One year ago today, I interviewed Amy Curtis-McIntyre who, until very recently, was CMO of Old Navy. I only just discovered that Amy has left The Gap brands in a management re-shuffle, but I would expect that given her marketing pedigree, she will land in an amazing new position somewhere exciting.
In a “Blue Paper” published by Spencer Stuart entitled “CMO tenure: slowing down the revolving doors”, the average tenure for CMOs at the top 100 branded companies is just 22.9 months. Based on their data, only 14% of CMOs for the world’s top brands have been with their companies for more than three years, and nearly half are new to the job over the last 12 months.
One of the reasons given for such short tenures, compared to the CEO average of 53.8 months, is that a disconnect exists between the skills required of today’s CMO and those of the past. Just because a marketer was successful in the 1980s, where big image and even bigger advertising ruled, it does not mean he or she will be a good fit today, when successful marketing requires a much more complete, integrated and multi-audience approach.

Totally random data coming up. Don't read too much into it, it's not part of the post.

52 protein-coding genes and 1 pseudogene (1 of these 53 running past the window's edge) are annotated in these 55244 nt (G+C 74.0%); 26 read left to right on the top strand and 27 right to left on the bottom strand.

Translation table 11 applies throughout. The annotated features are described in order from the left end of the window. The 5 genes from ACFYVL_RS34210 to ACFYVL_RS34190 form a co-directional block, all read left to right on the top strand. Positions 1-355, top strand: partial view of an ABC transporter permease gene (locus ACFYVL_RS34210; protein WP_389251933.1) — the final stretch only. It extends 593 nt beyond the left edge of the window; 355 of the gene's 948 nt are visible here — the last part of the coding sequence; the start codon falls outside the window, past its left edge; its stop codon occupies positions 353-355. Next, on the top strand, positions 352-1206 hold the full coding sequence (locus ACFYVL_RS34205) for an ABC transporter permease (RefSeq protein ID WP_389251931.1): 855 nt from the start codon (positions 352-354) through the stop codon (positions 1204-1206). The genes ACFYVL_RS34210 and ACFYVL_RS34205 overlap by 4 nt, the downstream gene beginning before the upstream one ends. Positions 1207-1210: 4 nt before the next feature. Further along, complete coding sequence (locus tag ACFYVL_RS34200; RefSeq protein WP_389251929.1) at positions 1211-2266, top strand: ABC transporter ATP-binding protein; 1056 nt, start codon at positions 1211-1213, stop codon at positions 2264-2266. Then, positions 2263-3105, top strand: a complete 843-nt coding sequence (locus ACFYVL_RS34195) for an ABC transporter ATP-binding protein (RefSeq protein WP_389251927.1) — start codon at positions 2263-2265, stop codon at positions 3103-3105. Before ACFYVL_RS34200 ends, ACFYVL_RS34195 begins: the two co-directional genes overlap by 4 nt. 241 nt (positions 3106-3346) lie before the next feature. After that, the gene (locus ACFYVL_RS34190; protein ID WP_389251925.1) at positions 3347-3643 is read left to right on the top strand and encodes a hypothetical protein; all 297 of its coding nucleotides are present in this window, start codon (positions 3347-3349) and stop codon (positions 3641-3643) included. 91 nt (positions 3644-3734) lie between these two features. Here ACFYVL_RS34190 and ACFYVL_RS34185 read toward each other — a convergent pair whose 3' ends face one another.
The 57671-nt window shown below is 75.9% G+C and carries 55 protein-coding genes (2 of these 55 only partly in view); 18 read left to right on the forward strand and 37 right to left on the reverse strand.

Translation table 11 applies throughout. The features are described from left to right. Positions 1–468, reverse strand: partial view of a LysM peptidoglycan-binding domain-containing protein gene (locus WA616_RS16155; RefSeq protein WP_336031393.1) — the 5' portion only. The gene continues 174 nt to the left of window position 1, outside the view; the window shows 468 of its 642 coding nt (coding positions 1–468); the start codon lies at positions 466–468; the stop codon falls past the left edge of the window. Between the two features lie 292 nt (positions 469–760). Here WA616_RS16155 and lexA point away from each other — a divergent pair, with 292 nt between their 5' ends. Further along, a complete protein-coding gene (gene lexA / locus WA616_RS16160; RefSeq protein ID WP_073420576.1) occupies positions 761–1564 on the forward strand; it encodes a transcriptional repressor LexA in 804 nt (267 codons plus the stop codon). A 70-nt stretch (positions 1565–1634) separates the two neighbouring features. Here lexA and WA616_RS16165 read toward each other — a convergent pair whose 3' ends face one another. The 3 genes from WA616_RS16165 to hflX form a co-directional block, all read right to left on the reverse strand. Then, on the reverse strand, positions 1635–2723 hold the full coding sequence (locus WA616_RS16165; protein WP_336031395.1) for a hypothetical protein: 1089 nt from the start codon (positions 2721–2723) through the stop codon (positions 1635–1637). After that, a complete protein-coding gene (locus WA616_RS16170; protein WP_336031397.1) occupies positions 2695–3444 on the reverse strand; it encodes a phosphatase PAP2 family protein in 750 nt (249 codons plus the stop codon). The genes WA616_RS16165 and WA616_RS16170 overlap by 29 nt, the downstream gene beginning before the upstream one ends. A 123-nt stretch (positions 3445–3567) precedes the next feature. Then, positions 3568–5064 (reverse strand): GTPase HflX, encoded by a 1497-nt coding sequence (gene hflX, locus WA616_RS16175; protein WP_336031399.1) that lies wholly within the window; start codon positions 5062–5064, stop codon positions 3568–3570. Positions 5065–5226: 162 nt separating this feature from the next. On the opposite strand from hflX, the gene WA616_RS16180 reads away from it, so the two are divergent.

From the research I did for my book, the sorts of attributes which will be come increasingly important to marketers will be:
- Strong leadership - CEOs or leaders will be major sources of encouragement, championing the marketing discipline.
- Boldness in planning - experimentation will be promoted and transparency across the marketing team will be key.
- Multi-stakeholder approach - the aim of marketing will be far broader than customers and employees.
- Blended thinking - media and channel agnostic approaches will need to breed engagement and participation.
- Shared KPIs - augmented metrics and analytics will be shared with other functions such as IT and Finance.
- Talent cultivation - championing training, advancement and mobility to engage and develop star talent will become critical.